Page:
By Mike Archer. Abbotsford Councillor Henry Braun as much as kicked off the 2014 municipal election Monday night with a definitive speech on the Abbotsford Homeless Crisis.
Mayor Banman as much as conceded defeat by stepping in, going against the will of the majority of council, and turning down $15.3 million dollars in provincial funding for the smallest supportive housing project BC Housing has ever entertained.
Despite Councillor John Smith’s memorable “I used to be a banker” speech and his statement that, “If these people’s fear’s (ADBA) are irrational it doesn’t matter,” it was Braun who spoke for the people of Abbotsford tonight.
“If we really want there to be an end to the ‘Abbotsford Shuffle’ this will be a good start.”
That’s how Councillor Henry Braun began his speech to his fellow councillors and the 100 or so people in the council chambers.
He beseeched his fellow councillors and Mayor Banman, “Please don’t do this. We’re going to take a giant step backward if you say no to this proposal.”
And ‘No’ they said.
Not the majority of council. That vote came out 4 – 3 in favour of the ACS proposal. No they voted it down because Banman, in an unprecedented break with Robert’s Rules (other than his own track record of breaking Robert’s Rules, stepped in to make it a tie vote thus destroying more than six years of work and throwing away some $15.3 million dollars in funding from the provincial government to make a small dent in the Abbotsford Homeless Crisis.
Braun leaned on his faith saying that a city with no room for the wish of God is an empty city. He spoke of his belief that faith interacts with good communities.
“As a city grows its elected officials must allow for social services and housing to grow in the areas of great need,” he said.
Braun told council the city and the community of Abbotsford were at a pivotal point in their history. With most of our population two to three pay cheques away from the street, he told Councillors John Smith, Les Barkman, Bill MacGregor and Mayor Banman, the manner in which we treat our most vulnerable is an essential measure of our place in the world.
“If we turn this down, what will we say to the homeless men and women tomorrow. What will we tell our children or our grandchildren when they ask us why we did this?”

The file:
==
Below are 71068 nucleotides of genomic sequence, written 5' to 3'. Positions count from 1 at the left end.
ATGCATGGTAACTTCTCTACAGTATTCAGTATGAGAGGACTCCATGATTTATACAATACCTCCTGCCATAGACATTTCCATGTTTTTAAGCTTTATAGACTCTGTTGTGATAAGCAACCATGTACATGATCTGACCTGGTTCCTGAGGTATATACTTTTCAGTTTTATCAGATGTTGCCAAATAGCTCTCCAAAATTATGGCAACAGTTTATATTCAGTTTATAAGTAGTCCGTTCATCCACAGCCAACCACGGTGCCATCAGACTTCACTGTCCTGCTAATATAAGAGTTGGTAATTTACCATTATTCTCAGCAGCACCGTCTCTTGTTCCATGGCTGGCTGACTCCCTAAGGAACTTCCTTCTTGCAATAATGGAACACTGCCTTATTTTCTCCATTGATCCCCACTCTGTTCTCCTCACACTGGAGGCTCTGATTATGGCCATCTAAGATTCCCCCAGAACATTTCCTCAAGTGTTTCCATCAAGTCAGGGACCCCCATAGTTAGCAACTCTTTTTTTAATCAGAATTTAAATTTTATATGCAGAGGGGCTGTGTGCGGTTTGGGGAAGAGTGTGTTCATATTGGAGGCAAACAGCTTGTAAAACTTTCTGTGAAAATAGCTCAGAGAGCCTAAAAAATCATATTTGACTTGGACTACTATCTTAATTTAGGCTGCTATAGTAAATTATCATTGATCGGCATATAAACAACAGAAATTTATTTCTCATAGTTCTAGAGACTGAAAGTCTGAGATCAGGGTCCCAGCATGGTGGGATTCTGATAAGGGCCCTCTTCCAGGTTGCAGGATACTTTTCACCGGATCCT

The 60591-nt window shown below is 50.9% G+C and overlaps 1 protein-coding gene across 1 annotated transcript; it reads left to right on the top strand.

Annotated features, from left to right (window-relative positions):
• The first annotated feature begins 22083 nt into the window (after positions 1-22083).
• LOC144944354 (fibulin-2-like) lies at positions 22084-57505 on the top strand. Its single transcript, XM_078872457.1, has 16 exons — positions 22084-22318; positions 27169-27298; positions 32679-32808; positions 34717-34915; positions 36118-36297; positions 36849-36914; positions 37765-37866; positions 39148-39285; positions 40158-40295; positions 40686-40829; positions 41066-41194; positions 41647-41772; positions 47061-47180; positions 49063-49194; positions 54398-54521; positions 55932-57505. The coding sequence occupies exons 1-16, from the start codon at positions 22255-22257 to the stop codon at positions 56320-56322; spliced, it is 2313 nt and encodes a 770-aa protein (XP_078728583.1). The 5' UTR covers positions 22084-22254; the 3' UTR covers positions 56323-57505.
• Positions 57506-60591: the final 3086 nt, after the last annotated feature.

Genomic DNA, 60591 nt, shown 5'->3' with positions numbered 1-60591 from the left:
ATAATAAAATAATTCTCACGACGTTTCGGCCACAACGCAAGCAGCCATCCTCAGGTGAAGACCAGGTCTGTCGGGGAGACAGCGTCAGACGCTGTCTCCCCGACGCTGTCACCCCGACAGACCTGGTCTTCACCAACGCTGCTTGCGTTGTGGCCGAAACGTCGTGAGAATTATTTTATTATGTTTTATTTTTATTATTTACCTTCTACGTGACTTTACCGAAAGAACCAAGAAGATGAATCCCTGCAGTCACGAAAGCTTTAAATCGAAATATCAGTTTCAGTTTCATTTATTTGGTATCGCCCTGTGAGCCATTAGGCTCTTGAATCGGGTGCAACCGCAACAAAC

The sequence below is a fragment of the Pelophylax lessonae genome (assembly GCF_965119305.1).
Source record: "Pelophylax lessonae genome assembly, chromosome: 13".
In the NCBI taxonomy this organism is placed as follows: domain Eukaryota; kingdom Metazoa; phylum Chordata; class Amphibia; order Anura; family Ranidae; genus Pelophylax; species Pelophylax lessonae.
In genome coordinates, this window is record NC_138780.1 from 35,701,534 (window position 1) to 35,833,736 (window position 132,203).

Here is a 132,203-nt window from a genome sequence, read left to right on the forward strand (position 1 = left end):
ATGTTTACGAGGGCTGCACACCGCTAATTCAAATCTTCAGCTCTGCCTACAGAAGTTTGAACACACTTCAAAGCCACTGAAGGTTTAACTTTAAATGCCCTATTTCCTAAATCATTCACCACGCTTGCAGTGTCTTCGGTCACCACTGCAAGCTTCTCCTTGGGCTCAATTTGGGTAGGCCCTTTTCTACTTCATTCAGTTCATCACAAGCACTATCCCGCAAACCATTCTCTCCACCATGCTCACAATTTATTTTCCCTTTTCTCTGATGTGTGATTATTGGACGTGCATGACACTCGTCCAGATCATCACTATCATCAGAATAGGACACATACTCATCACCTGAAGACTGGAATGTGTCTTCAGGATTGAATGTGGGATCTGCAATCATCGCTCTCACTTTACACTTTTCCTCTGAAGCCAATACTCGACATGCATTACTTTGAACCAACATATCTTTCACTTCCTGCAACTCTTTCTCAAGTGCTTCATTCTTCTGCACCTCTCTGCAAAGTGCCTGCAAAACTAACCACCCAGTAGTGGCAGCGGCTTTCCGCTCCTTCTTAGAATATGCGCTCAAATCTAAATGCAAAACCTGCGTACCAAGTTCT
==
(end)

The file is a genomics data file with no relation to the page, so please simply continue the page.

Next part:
According to Braun the council of Abbotsford must rise to the challenge of the homeless crisis the city faces and respond to the citizens of the city who, according to Braun, are looking for someone to show the leadership required to begin to tackle Abbotsford’s Homeless Crisis.
“We need to move into the 21st Century,” he told his fellow councillors to no avail. Braun, who is the only councillor to have actually met with the homeless people who were protesting in Jubilee Park, said, “They are not scary people. I’ve been to every camp along Gladys Avenue and I have spoken with these men and women individually. I’ll tell you – if I had their stories … I’d be on drugs.”
Braun, who visited Campbell River in January to have a look at their attempt to deal with their homeless situation, is the only member of City Council to have visited the homeless men and women of the Abbotsford Chapter of the BC/Yukon Drug War Survivors (DWS) during the Standoff in Jubilee which was shut down Christmas Eve by an injunction the City obtained based on statements made to a BC Supreme Court Justice to the effect that there are plenty of available shelter spaces available in Abbotsford.
The DWS have a proposal, of which City sraff are aware and have described as “refreshing and possible” which they are hoping to get to discuss with the City sometime in 2014.
Neither proposal seems to be making any headway at the City of Abbotsford despite both groups being ready to go as soon as someone at the City of Abbotsford begins talking about the proposals.
The protesters from the Standoff in Jubilee have moved down to Gladys Avenue in what has been called the ‘MCC Dignity Village‘ opposite the Mennonite Central Committee’s (MCC) new building on Gladys.
The City’s claim that there are plenty of shelter spaces available in Abbotsford is wearing a little thin with every passing day as the number of homeless men and women unable to find shelter congregate at the feet of the MCC.
Under Mayor Banman’s leadership the City has engaged in eight lawsuits and two civil rights complaints with the DWS and the Pivot Legal Society. Those cases are scheduled to go ahead in the coming months.